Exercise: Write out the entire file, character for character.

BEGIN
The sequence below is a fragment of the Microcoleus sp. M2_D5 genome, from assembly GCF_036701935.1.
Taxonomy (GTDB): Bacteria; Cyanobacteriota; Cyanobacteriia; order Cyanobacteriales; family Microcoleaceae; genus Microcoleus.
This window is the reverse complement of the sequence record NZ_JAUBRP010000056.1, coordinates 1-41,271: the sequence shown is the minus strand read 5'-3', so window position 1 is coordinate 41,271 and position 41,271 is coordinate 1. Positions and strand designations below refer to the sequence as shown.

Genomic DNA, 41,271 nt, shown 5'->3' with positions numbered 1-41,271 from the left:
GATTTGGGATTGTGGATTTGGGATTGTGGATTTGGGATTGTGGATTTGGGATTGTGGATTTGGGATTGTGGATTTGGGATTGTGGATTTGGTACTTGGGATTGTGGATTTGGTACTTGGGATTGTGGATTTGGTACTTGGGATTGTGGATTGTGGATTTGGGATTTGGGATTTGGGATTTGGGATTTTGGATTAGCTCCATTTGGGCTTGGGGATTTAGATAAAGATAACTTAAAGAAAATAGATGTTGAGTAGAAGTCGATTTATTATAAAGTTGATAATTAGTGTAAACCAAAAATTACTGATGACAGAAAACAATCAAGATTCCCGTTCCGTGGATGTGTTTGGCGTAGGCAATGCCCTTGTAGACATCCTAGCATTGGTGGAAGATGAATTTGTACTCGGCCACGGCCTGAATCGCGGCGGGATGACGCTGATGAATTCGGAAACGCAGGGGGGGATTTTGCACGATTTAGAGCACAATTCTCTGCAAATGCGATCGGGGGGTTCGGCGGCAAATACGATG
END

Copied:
The sequence below is a fragment of the Microcoleus sp. M2_D5 genome, from assembly GCF_036701935.1.
Taxonomy (GTDB): Bacteria; Cyanobacteriota; Cyanobacteriia; order Cyanobacteriales; family Microcoleaceae; genus Microcoleus.
This window is the reverse complement of the sequence record NZ_JAUBRP010000056.1, coordinates 1-41,271: the sequence shown is the minus strand read 5'-3', so window position 1 is coordinate 41,271 and position 41,271 is coordinate 1. Positions and strand designations below refer to the sequence as shown.

Genomic DNA, 41,271 nt, shown 5'->3' with positions numbered 1-41,271 from the left:
GATTTGGGATTGTGGATTTGGGATTGTGGATTTGGGATTGTGGATTTGGGATTGTGGATTTGGGATTGTGGATTTGGGATTGTGGATTTGGTACTTGGGATTGTGGATTTGGTACTTGGGATTGTGGATTTGGTACTTGGGATTGTGGATTGTGGATTTGGGATTTGGGATTTGGGATTTGGGATTTTGGATTAGCTCCATTTGGGCTTGGGGATTTAGATAAAGATAACTTAAAGAAAATAGATGTTGAGTAGAAGTCGATTTATTATAAAGTTGATAATTAGTGTAAACCAAAAATTACTGATGACAGAAAACAATCAAGATTCCCGTTCCGTGGATGTGTTTGGCGTAGGCAATGCCCTTGTAGACATCCTAGCATTGGTGGAAGATGAATTTGTACTCGGCCACGGCCTGAATCGCGGCGGGATGACGCTGATGAATTCGGAAACGCAGGGGGGGATTTTGCACGATTTAGAGCACAATTCTCTGCAAATGCGATCGGGGGGTTCGGCGGCAAATACGATG